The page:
Luke Sayers is pleased to present a soulful collection of 11 new original songs for people who like honest, melodious, & deep grooving music on his CD “Radio Flower”. This is Luke's third release as a solo artist, and his first full length recording. Luke's last EP “Long Way Back” (2007) was described as “flavorful folk that weaves together blues, rock, country, jazz, and bluegrass, with bang-up harmonies at times recalling Barenaked Ladies”(John Sinkevics – Grand Rapids Press), and received praise such as “Luke Sayers has a powerful, passionate voice, and it's put to good use on the heartfelt, beautifully written tunes on his new CD (Martin Bandyke – 107.1 FM Ann Arbor, MI). Other accolades came in the form of nominations by WYCE's “Jammie” Awards for Best Local Folk Album of the Year, as well as the Detroit Music Awards for Outstanding Folk Artist.
As an acoustic American roots artist, Luke begins with the blues, draws on the story telling tradition of country and folk, and brings his lyrics to life through soaring melodies set against the backdrop of energetic grooves derived from pop rock. “Radio Flower” touches on themes that connect us through the common human experience. Searching the radio for a familiar tune while you're lost on a long stretch of unfamiliar highway; being unappreciated in your home town; sticking your foot in your mouth; trying to save a loved one from themselves; even getting involved in an inappropriate workplace relationship. The arrangements are delivered by the tightly knit trio of Luke Sayers (lead and harmony vocals, acoustic and electric guitars, upright bass, mandolin, and percussion), Mark Iannace (harmony vocal, accordion, keyboards, and percussion), and Mike Gabelman (drums). Special guest appearances by Jill Jack (duet vocal) & Pat Shanley (electric guitar) on the two sides to every story-punch drunk love-just leave the bottle torch song “Bitter Wine”, as well as Bobby Parker (trumpet) on the New Orleans influenced groove of “They Don't Want Me” give the recording some wonderfully unexpected flavor.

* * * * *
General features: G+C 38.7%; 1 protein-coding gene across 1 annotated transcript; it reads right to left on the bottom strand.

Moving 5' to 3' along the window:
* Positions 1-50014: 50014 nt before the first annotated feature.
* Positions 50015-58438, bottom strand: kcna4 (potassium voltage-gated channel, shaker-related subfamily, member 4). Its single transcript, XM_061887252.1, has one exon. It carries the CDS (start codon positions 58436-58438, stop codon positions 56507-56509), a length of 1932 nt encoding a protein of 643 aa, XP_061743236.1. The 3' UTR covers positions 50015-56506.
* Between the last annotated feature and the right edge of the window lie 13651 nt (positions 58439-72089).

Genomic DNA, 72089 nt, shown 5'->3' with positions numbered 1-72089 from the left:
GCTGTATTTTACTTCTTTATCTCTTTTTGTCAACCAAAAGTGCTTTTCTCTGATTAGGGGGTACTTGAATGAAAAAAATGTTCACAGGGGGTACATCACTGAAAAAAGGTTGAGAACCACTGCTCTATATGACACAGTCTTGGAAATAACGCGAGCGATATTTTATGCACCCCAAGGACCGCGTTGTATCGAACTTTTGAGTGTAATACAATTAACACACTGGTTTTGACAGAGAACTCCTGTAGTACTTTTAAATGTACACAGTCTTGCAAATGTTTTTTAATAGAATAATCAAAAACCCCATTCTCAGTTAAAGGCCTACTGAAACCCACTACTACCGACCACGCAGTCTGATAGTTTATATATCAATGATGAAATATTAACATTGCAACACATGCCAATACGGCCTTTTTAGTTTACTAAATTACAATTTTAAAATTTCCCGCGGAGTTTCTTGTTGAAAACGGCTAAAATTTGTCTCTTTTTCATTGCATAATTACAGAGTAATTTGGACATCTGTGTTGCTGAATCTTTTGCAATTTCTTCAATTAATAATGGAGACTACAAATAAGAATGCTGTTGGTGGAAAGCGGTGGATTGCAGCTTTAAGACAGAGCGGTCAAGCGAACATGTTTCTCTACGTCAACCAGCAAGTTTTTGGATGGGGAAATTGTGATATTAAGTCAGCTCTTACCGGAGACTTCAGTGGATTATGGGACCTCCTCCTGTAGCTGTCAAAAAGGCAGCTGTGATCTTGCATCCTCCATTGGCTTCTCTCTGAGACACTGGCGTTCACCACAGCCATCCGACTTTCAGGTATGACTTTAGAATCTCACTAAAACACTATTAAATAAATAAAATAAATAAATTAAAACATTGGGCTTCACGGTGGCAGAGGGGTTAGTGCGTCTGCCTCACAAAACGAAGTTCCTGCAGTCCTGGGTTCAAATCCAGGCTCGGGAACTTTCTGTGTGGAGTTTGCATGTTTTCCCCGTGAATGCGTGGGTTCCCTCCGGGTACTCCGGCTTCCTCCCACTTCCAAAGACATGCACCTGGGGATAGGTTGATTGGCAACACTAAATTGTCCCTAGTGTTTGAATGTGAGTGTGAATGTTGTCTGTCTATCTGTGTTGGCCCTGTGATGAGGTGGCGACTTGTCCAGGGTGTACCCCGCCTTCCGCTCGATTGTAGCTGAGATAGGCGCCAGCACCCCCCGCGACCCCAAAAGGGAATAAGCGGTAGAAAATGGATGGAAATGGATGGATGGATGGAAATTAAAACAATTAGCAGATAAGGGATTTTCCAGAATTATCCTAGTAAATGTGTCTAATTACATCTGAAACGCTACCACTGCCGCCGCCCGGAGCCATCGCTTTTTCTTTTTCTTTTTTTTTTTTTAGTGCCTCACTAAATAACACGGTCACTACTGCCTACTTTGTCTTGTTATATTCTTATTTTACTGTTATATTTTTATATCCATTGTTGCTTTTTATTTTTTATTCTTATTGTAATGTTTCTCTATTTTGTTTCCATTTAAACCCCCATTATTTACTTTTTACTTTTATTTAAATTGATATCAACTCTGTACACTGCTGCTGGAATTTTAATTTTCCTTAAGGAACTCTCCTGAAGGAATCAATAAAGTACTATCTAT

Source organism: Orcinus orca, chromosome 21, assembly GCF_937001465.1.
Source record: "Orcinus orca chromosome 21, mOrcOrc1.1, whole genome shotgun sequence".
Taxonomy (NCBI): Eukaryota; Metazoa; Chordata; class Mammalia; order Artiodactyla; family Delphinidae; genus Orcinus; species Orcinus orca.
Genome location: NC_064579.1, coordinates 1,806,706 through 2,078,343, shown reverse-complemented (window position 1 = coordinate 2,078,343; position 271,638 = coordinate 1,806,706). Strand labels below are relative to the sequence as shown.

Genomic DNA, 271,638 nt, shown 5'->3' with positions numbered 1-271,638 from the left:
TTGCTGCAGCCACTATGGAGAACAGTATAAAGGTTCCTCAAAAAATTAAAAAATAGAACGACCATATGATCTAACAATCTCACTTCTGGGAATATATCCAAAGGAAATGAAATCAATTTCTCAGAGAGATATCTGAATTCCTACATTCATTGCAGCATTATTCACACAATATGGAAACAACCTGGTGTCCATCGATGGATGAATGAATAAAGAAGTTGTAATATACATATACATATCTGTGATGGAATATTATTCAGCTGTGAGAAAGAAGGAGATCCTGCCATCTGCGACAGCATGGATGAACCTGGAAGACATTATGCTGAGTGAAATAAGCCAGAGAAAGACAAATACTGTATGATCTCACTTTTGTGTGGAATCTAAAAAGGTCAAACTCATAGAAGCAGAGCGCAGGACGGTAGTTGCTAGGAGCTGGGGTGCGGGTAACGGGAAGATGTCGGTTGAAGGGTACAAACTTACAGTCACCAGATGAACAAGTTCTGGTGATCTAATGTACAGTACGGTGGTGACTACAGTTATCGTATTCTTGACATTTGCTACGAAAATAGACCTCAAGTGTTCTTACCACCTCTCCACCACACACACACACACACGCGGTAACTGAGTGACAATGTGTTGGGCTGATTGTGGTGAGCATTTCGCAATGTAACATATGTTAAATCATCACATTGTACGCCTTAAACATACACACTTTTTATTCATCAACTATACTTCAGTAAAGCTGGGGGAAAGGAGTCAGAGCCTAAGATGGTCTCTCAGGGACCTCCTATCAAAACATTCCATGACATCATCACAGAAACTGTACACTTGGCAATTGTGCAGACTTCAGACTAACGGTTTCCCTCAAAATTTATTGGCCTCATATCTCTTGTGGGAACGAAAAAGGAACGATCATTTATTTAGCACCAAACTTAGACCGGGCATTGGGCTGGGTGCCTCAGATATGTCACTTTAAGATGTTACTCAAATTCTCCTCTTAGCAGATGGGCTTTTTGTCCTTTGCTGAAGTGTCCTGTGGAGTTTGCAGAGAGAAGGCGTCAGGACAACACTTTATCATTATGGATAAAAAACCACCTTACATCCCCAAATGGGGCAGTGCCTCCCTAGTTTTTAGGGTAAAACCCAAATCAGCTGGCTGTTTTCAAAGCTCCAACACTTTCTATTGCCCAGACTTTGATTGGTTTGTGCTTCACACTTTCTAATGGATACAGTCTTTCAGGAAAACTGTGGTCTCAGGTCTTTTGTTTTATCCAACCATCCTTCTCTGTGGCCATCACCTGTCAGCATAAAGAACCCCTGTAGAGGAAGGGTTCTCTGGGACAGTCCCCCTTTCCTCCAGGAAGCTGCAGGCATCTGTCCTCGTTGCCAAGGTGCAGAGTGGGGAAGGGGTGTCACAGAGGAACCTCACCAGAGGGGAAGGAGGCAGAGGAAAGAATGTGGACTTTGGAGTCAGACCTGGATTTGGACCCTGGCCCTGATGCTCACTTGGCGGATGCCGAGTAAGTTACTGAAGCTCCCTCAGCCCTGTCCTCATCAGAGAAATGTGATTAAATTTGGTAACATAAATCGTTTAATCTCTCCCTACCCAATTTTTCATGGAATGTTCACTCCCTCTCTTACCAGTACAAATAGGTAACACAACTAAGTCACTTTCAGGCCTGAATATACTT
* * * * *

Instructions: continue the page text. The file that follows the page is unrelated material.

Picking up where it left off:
“Radio Flower” features Luke's song “What I Should've Said” which won first place in the 2005 Great Lakes Songwriting Competition. Here it is stripped down to a duo performance with the seamless harmony that is the result of Luke and Mark singing together at hundreds of shows at the forefront. Another highlight is Luke's arrangement of Johnny Cash's “I'm a Worried Man”, which leans naturally towards the songs Jamaican roots while inspired by Willie Nelson's guitar playing and Paul Simon ala “Graceland” African rhythms.
“Radio Flower” is full of the sound that Christian Czerwinski of the Lansing State Journal NOISE called “easy to listen to even for the hardest of rockers and the most casual of pop fans”.